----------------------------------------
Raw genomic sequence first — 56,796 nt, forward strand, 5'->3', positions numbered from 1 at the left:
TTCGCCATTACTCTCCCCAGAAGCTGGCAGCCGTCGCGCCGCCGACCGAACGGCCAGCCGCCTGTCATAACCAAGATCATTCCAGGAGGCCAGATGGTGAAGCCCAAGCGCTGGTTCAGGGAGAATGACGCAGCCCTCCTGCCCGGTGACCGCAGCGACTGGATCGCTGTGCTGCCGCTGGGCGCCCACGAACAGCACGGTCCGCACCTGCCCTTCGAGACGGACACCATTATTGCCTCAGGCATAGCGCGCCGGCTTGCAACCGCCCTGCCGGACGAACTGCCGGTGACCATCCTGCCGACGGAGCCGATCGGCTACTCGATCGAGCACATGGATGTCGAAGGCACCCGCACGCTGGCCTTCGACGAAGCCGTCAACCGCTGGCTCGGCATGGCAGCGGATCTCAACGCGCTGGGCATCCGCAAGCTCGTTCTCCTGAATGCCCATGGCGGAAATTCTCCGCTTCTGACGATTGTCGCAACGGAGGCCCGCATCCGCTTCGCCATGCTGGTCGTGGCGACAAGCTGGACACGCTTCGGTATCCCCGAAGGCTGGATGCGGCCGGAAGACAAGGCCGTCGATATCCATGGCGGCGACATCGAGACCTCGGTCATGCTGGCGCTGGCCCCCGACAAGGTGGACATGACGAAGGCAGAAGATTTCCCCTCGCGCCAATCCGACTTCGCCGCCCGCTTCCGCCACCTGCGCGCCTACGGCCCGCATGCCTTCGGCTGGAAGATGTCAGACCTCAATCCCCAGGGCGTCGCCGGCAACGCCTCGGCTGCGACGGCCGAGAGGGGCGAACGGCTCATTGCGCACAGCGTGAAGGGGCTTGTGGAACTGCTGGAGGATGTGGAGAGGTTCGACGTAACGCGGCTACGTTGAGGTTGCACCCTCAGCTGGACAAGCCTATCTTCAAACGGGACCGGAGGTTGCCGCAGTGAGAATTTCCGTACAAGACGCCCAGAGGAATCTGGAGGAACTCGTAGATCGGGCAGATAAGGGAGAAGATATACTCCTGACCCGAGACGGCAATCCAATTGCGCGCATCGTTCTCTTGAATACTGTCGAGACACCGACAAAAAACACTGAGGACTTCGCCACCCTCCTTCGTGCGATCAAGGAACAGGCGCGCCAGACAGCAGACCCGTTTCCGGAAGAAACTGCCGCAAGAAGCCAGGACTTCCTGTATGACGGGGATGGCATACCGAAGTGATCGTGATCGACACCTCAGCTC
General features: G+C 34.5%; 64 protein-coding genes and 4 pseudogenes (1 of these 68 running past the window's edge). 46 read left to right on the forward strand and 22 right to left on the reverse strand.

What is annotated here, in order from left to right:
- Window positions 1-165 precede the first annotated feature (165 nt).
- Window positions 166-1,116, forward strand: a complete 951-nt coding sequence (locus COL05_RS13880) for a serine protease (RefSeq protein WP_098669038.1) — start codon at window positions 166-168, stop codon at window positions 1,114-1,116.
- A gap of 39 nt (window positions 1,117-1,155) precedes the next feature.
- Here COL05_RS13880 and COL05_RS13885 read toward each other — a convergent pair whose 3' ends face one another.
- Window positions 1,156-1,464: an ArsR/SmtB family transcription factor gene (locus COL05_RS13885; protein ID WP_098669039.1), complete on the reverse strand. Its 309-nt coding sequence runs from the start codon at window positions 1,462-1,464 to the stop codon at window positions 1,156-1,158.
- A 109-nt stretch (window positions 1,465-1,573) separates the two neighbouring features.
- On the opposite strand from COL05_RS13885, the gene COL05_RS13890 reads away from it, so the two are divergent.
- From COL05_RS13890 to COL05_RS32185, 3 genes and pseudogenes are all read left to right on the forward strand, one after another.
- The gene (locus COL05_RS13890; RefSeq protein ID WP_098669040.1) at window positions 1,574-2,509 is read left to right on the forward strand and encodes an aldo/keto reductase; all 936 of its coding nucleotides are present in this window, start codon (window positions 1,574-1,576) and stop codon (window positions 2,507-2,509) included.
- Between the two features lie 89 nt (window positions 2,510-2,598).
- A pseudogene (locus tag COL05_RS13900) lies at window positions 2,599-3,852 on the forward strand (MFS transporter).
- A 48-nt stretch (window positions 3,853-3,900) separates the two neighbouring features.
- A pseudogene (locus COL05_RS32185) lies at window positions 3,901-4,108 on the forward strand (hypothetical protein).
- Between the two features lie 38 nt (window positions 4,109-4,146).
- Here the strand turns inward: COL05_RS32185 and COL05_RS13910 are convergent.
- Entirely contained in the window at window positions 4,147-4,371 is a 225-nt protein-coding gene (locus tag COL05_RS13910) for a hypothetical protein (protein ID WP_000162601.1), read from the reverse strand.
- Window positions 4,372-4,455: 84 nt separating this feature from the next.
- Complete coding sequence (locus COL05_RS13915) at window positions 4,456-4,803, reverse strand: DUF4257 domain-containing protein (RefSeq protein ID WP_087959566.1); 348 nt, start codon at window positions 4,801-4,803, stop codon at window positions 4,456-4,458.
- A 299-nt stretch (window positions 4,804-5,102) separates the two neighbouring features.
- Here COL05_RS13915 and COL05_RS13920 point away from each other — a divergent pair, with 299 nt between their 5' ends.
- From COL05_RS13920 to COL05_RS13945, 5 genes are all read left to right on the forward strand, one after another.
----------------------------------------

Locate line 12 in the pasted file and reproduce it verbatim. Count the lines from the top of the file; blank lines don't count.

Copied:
- From COL05_RS13890 to COL05_RS32185, 3 genes and pseudogenes are all read left to right on the forward strand, one after another.